In 2013, the Diversity Institute at the College of Southern Maryland became the lead sponsor of the annual Unity in Our Community forum that was launched in 2006 by the Charles County commissioners to promote proactive conversation about the future of Charles County.
As the county has continued to experience significant growth, we, along with county officials, recognize that the inevitable challenges that come with change also represent profound opportunities waiting to be discovered.
Whether your swing is lacking or your putting could use work, you can now rest easy knowing you are still welcome on the fairway. Charles County is now home to FootGolf, the latest craze in sports that blends the discipline of golf with the agility of soccer, bringing players of all ages together on the green.
Charles County Parks held a free preopening preview of its new FootGolf program at White Plains Golf Course on Sunday. The inaugural event invited local soccer VIPs and their friends and families to try out a growing international sport that is sweeping the country and reenergizing the golf world.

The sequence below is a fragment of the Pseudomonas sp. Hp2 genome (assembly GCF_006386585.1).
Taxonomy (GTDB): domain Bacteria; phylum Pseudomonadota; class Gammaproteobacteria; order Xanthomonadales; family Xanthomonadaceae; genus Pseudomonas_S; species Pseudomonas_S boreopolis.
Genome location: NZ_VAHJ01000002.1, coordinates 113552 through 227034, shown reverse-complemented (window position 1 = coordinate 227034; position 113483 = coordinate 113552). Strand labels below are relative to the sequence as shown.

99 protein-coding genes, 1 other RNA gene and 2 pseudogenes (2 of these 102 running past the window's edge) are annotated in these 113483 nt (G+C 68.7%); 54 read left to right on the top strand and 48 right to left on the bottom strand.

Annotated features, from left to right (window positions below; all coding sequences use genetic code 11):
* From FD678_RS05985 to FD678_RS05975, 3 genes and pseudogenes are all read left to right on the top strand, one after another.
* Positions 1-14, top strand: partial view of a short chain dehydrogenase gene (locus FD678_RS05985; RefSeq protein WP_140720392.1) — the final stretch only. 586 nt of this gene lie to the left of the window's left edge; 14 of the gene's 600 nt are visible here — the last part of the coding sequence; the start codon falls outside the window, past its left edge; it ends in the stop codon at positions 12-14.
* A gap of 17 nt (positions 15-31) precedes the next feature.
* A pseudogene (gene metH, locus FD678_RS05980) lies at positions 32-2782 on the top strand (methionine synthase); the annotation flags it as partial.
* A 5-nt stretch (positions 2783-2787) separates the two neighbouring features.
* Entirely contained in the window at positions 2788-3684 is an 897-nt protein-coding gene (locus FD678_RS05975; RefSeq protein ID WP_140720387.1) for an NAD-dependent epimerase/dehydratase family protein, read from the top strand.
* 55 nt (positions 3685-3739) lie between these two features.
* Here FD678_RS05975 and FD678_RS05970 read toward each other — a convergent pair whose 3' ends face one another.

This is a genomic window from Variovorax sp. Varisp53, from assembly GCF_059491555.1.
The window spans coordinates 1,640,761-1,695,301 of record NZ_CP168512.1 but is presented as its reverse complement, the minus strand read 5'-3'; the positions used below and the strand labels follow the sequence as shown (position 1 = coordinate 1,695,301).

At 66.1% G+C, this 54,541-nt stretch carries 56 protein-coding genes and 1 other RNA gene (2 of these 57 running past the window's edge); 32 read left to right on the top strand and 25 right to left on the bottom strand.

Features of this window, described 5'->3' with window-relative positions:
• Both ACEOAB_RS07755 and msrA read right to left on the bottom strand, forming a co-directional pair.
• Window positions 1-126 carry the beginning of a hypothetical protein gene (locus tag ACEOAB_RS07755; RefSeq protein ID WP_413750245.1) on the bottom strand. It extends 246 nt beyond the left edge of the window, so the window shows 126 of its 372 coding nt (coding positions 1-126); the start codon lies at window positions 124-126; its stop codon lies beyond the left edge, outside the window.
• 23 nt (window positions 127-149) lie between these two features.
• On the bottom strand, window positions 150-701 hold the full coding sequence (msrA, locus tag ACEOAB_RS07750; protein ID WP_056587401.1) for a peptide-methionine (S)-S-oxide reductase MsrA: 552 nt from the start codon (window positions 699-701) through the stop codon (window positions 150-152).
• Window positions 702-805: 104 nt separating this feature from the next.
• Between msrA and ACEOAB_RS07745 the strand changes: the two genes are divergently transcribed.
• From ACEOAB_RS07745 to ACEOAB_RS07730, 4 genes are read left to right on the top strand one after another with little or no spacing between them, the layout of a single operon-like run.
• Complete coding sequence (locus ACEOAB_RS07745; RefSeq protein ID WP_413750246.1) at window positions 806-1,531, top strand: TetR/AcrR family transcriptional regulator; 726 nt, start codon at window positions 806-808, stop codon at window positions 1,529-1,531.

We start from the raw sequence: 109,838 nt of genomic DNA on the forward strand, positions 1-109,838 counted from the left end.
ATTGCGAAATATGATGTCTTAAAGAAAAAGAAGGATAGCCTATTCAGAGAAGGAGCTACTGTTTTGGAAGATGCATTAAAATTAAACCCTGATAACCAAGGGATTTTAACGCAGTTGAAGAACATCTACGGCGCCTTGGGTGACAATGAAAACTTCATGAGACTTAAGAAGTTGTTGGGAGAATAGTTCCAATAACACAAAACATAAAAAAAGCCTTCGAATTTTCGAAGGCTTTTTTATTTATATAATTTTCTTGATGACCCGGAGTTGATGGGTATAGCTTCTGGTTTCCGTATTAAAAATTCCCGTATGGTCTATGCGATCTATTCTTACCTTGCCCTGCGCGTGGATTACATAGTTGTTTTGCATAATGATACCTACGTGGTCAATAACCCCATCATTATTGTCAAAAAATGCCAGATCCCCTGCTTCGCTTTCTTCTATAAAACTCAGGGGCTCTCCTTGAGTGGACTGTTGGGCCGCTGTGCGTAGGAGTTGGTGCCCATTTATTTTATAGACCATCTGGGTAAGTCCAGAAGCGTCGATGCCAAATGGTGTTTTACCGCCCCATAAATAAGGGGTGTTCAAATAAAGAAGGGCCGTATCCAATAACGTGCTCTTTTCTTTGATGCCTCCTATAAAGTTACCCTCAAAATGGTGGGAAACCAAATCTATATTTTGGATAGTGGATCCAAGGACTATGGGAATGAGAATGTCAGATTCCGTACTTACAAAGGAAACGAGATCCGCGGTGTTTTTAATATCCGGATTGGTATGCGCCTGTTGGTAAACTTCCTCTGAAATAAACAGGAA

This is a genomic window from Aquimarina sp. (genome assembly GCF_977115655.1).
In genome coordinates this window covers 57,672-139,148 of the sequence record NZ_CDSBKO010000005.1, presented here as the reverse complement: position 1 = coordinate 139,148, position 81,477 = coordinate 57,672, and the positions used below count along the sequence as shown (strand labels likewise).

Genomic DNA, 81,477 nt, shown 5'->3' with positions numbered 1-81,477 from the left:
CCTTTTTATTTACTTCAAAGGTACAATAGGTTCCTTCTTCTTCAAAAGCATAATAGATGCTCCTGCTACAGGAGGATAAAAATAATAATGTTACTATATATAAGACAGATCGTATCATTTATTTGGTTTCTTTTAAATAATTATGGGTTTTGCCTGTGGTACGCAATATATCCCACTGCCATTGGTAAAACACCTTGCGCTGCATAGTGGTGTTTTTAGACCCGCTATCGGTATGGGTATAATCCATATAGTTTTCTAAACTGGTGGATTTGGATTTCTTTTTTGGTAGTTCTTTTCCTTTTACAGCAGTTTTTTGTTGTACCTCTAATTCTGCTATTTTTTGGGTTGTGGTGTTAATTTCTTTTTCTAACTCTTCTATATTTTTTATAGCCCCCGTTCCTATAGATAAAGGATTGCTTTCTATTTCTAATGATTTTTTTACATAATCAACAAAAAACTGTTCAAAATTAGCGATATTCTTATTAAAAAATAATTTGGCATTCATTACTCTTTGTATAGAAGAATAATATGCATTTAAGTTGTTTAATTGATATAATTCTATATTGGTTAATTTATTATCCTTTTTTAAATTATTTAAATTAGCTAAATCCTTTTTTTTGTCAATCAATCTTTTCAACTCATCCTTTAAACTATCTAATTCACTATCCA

FootGolf is played with a regulation size 5 soccer ball that is kicked into a hole 21 inches in diameter. Each player tries to get the ball in the hole in the least number of kicks, and one round of FootGolf takes only two hours to play.
Board Docs - Mar 04, 2015 - Charles County Commissioners’ Meeting
1.02 [2:00 p.m.] FY16 Goals and Objectives Work Session (Ms. Deborah Hall, Acting County Administrator)
Thursday, April 16